Then he saw a reptile, but it was on the ground, and dead -and, like the rain-stippled sand around it, something of a marvel. He stepped over a low dune to find the reptile’s body there in the hollow before him. It lay sprawled and twisted, gray-green no longer but swollen and black.

The death was not the marvel -reptiles had their diseases and misfortunes, and certainly their enemies -but rather the manner of the death. The body was swelled enough to split the scaly skin, but not with decay, rather as if the creature had been roasted alive. Yet the sand around showed no signs of fire or great heat, only the faint marks of yesterday’s rain.

Around the swollen body stretched a strap that held a pouch -the reptile had been one of Eku-man’s couriers. Thomas turned the child-sized body over with his foot. The pouch itself was burned black and torn; the charred fabric crumbled further at his touch. There was no heat left in it now. Inside, his gingerly probing found what had doubtless been a written message, but the paper dissolved into ash-powder at a breath.

There was something in the pouch, however, that did not dissolve. A closed case of some heavy metal. It was of a shape that might contain some precious jewel, but the size of Thomas’s two fists. He turned it over carefully in his hands. It was not an Old World thing, he decided, for its shape and joining lacked the incredible precision that distinguished the metalworking of the ancients. It was blackened and battered. Thomas could not read the signs that were graven on it, but as he weighed it in his hands he felt certain that he held some powerful magic. The enemy would hardly freight his couriers with mere gimcracks.

So the thing must be taken to Loford. Thomas buried the reptile and its emptied pouch with hasty scrapings of sand, to keep the others of its kind from finding it.

Walking on, he shook the strange case in his hands and could feel a shifting weight inside. He turned it over and over, and felt the natural temptation to open it. But caution prevailed over curiosity, and he thrust it unopened into his pack.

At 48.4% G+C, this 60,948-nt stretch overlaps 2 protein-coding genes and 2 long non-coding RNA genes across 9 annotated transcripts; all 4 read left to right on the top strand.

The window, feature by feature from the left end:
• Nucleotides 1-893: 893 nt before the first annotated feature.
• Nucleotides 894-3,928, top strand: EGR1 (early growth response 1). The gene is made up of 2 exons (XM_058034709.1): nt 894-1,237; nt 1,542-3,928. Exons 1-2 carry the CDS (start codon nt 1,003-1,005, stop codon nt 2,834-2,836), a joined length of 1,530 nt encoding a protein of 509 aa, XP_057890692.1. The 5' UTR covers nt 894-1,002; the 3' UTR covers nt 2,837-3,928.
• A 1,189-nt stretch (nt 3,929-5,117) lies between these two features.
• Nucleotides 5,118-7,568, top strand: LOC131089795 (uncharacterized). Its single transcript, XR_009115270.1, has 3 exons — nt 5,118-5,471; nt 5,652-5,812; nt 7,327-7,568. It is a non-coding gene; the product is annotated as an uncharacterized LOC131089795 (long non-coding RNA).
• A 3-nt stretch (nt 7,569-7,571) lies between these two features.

Looking up again for reptiles, Thomas was pleased to see that the sky was clouding over. If there was to be a peculiar rainy season this year in the desert, well, he would take advantage of it; clouds would hide him from the reptiles better than any of these scanty bushes could.

As the sun came up a rim of clear sky brightened all around the horizon; but directly overhead a solid low overcast a couple of kilometers in diameter developed. The grayness of it thickened and darkened in swirls and ominous gatherings of vapor, while Thomas mentally cheered it on. A good rain would not only protect him from aerial observation, but could eliminate any chance of his running out of water.

Thomas sat down for a rest. The clouds showed no inclination to blow in any direction today, the air seemed windless. The first grumble of thunder sounded overhead; the first big drops came pelting down. He put out his tongue to taste them.

There was a flare and flicker above, then thunder once again. Sullenness growing in the atmosphere, and an electric pause. And then a high-pitched scream, that brought Thomas leaping to his feet and spinning around. From the same direction that he had come, a young woman was now running toward him, some fifty meters away. She wore a simple farm-girl’s dress, and a wide hat such as the folk of the Oasis wore when working their unshaded fields. As she ran toward Thomas she was crying out, “Oh, throw it! Throw it away from you!”

Some buried part of his mind must have been aware already of the danger, for now he did not hesitate an instant. He scooped the blackened thing of power out of his pack and in the same motion of his arm lobbed the weight of it away from him, putting all his strength into the effort. And then the air seared white around him, and a shock great beyond hearing seemed to tear apart the world.

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Categories: Saberhagen, Fred